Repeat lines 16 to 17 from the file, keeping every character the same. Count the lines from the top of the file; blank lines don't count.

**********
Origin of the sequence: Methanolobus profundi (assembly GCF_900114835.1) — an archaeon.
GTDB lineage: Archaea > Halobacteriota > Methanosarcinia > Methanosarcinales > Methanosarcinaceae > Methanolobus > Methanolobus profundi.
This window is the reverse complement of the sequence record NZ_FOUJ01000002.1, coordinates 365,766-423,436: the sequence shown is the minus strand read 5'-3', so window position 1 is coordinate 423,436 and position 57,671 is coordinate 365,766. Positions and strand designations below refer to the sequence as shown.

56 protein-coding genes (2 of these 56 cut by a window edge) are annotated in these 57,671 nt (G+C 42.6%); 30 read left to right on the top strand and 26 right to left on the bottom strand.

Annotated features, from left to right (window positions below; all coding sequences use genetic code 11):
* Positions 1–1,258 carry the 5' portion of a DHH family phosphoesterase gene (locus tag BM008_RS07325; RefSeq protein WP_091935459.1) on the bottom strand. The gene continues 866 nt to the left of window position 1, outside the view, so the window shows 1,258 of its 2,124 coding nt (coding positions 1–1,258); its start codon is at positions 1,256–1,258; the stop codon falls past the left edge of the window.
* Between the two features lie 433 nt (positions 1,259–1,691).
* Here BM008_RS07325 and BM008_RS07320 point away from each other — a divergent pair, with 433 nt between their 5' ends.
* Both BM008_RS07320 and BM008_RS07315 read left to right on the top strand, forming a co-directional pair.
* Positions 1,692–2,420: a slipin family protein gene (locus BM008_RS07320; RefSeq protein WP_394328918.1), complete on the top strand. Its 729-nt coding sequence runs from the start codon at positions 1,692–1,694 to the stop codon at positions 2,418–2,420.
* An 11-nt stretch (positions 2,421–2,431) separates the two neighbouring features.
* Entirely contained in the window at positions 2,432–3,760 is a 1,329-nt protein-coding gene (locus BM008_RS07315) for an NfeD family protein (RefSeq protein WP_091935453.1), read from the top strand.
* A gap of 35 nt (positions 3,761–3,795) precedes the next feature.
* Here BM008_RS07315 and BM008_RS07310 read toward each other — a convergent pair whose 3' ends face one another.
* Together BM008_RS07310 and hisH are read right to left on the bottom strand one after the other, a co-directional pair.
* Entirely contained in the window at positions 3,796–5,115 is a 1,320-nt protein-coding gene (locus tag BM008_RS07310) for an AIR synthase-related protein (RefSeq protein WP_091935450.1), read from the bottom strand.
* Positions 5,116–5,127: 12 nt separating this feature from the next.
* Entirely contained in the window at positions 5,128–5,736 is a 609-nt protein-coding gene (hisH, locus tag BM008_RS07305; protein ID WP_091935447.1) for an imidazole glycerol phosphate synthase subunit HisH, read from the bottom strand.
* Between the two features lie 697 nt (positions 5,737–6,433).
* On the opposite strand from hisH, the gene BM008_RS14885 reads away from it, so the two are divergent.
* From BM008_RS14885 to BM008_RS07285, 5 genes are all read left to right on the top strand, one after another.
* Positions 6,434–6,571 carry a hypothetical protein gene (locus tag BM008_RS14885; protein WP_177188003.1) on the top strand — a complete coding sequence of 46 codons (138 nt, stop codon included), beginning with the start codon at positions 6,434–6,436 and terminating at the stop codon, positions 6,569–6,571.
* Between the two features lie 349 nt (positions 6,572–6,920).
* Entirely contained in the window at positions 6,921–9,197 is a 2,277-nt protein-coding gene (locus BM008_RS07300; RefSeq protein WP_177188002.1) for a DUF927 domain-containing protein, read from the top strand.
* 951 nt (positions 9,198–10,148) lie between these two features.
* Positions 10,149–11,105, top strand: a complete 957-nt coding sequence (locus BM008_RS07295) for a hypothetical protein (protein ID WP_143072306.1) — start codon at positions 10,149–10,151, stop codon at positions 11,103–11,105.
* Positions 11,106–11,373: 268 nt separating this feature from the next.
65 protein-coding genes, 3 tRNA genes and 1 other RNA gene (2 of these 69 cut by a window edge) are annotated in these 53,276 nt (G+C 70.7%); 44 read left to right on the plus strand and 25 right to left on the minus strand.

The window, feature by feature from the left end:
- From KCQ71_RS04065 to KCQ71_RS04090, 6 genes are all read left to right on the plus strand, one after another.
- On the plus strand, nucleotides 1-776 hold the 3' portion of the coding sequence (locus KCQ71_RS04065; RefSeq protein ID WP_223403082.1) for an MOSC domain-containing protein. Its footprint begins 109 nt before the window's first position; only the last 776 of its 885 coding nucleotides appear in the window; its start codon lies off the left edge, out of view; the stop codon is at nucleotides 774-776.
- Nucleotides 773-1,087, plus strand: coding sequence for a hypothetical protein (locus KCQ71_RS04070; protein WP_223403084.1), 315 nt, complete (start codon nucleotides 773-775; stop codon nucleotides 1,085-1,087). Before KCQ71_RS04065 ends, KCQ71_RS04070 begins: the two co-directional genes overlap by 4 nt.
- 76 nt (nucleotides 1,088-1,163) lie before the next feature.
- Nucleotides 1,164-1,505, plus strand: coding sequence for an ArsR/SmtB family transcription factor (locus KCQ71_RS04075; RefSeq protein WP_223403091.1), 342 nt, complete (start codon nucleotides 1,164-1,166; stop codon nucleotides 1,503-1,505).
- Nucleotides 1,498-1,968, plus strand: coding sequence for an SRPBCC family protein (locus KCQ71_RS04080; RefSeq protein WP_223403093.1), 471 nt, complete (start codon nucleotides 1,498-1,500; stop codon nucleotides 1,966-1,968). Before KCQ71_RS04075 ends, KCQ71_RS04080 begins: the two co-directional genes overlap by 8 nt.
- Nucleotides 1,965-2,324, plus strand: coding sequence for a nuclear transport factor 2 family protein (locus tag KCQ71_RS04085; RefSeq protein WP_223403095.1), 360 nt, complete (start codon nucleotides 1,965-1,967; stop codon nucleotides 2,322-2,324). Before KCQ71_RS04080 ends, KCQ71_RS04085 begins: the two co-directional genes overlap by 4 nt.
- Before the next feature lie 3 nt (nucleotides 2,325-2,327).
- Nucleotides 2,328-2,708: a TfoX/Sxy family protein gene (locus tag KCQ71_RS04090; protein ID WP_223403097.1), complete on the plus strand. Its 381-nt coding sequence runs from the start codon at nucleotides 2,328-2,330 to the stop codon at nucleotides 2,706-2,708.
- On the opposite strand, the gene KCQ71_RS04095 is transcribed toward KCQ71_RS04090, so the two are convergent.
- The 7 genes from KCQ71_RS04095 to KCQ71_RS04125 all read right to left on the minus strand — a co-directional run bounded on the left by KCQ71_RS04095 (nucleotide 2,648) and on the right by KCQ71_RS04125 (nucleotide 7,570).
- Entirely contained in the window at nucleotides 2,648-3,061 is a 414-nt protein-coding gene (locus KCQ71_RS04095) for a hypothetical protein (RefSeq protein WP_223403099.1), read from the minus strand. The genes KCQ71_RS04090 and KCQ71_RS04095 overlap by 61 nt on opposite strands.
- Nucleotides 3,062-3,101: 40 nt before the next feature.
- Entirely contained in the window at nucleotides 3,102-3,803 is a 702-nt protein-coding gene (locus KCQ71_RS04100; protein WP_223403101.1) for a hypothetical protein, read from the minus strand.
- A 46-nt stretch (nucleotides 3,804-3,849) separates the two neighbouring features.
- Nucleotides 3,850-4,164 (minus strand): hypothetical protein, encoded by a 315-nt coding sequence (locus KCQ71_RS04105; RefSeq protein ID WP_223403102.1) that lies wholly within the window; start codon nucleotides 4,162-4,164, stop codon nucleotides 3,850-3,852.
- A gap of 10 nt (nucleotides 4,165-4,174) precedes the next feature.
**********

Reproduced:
* Entirely contained in the window at positions 3,796–5,115 is a 1,320-nt protein-coding gene (locus tag BM008_RS07310) for an AIR synthase-related protein (RefSeq protein WP_091935450.1), read from the bottom strand.
* Positions 5,116–5,127: 12 nt separating this feature from the next.